-Dreamers and TPS legislation: Could provide a pathway to citizenship for up to 4 million individuals.
-Farm Workforce Modernization Act: Could provide a pathway to citizenship for up to 1 million undocumented farmworkers.

Bill number Bill Name Creates a pathway to citizenship for: Legislative Goal Progress
H.R.6 Dream and Promise Act 4 million DACA recipients, TPS and DED holders Pass the House, conferenced with 2 Senate bills, the DREAM Act (S.264) and the SECURE Act (S.306) and signed into law Passed the House in a 228-197 vote on March 18
H.R.1603 Farm Workforce Modernization Act 1 million undocumented farmworkers Pass the House and the Senate and signed into law by the President Passed the House in a 247-174 vote on March 18
S.264 DREAM Act Current, former, and  future undocumented high school graduates Pass the Senate, conference with the Dream and Promise Act in the House and sign into law Introduced in the Senate on Feb. 4, 2021 by Senators Dick Durbin and Lindsey Graham
S.306 SECURE Act Approximately 400,000 TPS holders Pass the Senate, conference with the Dream and Promise Act in the House and sign into law Introduced in the Senate on Feb. 8 by Senator Van Hollen
S.747 Citizenship for Essential Workers 5.2 million undocumented essential workers Needs to pass the House and the Senate – may end up being added to a larger piece of legislation Introduced in the Senate by Senators Padilla and Warren; Introduced in the House by Reps. Castro and Lieu
H.R. 1177/S.348 U.S. Citizenship Act 11 million currently undocumented individuals Needs to pass the House and the Senate Introduced in the House on Feb. 18 by Rep. Sanchez and in the Senate by Sen. Menendez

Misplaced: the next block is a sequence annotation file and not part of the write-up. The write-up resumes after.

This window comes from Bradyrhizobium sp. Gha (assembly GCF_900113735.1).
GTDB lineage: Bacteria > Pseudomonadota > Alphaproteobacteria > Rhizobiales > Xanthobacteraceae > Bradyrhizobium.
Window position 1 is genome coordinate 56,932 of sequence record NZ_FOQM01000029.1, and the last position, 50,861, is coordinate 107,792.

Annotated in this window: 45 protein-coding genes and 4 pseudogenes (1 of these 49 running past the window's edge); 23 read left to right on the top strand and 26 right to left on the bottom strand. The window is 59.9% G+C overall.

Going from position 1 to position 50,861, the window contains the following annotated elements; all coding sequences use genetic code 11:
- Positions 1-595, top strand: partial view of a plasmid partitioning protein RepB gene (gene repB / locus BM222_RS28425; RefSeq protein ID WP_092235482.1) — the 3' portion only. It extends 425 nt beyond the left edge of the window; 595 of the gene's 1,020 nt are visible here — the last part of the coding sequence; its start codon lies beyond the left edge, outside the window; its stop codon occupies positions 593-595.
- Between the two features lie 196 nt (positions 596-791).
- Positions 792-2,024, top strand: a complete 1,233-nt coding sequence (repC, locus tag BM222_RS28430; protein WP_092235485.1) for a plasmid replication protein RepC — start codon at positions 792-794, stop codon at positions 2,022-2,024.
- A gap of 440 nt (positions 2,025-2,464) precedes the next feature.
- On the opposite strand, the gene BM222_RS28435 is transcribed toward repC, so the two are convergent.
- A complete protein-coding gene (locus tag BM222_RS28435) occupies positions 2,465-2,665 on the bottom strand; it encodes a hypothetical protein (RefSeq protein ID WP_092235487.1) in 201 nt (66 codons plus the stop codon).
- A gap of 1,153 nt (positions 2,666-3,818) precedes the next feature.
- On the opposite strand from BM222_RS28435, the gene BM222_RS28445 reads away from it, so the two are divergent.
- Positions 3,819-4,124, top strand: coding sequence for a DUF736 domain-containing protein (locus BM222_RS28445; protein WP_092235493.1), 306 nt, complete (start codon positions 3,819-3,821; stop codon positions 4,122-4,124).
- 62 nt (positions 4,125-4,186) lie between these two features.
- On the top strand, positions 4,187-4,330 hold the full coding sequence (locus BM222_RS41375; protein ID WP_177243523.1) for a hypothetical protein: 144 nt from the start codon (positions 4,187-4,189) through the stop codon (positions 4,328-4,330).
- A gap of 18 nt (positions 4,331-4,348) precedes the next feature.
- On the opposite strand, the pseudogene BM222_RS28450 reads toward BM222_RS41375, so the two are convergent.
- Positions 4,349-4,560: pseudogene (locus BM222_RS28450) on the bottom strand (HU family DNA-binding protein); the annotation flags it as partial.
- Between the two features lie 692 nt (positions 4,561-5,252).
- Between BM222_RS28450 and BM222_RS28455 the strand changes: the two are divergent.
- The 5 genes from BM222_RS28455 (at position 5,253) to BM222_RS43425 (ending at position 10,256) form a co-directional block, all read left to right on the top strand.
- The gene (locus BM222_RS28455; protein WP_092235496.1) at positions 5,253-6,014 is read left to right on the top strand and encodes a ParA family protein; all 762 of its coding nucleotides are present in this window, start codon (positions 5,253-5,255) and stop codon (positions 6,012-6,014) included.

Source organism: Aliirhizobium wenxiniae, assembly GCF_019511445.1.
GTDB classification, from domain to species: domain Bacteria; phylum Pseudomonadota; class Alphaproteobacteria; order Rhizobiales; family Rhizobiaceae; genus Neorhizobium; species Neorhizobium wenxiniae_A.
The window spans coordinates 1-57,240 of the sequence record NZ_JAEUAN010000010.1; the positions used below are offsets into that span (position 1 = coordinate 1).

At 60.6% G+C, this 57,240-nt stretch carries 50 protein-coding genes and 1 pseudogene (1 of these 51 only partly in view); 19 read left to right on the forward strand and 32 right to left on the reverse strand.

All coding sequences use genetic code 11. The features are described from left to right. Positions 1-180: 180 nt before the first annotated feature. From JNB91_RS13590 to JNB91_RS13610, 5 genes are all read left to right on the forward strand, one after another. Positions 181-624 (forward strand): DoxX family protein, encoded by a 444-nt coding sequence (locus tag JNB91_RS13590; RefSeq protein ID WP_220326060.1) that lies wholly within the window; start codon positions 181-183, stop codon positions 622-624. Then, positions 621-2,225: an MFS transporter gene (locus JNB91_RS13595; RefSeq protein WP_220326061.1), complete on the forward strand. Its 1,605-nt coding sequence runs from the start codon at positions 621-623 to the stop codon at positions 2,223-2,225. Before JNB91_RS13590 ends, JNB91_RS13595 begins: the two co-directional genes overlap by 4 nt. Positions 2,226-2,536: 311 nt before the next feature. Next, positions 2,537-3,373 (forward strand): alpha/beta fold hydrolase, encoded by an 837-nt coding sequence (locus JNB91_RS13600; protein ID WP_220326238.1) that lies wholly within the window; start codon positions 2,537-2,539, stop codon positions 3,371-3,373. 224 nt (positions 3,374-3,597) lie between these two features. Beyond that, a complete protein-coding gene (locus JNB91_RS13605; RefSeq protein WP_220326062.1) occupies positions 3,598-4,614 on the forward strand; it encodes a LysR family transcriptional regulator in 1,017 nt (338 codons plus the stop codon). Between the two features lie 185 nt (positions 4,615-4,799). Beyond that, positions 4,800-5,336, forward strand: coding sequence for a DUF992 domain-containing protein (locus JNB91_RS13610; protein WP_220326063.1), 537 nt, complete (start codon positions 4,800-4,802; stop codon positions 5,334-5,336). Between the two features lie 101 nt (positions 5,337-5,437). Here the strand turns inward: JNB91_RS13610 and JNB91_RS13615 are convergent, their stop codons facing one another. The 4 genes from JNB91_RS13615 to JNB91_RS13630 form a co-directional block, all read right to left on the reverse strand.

More hearings and votes for these critical pieces of immigration legislation are expected to take place in April and May. The Dream and Promise Act and the Farm Workforce Modernization Act have already passed in the House of Representatives and await a vote in the Senate. Hearings for the DREAM Act in the Senate and the U.S. Citizenship Act in the House and Senate are expected in April/May.

Three months into the Biden-Harris administration, there have already been some wins for Americans in terms of immigration. Venezuelans are now able to secure TPS, the harmful Public Charge Rule remains blocked, information sharing between U.S. Immigration and Customs Enforcement (ICE) and Health and Human Services has been stopped, and people in MPP are now being processed. These actions reverse years of racist and xenophobic policies against immigrants and are an important step towards passing immigration legislation centered on human dignity.

Despite recent rhetoric describing the situation at the Southern border as a sudden “crisis,” Ronnate Asirwatham debunked this by describing border issues as a slow, ongoing issue. The most pressing concerns are unaccompanied children, lack of shelter, and family reunification. The Title 42 Order is also a large concern, as it blocks people from exercising their right to seek asylum, disproportionately affecting Black immigrants and migrants.

Going forward, NETWORK urges its members to ask their Members of Congress to support these immigration policies in Congress that center human dignity and provide a pathway to citizenship for our undocumented siblings.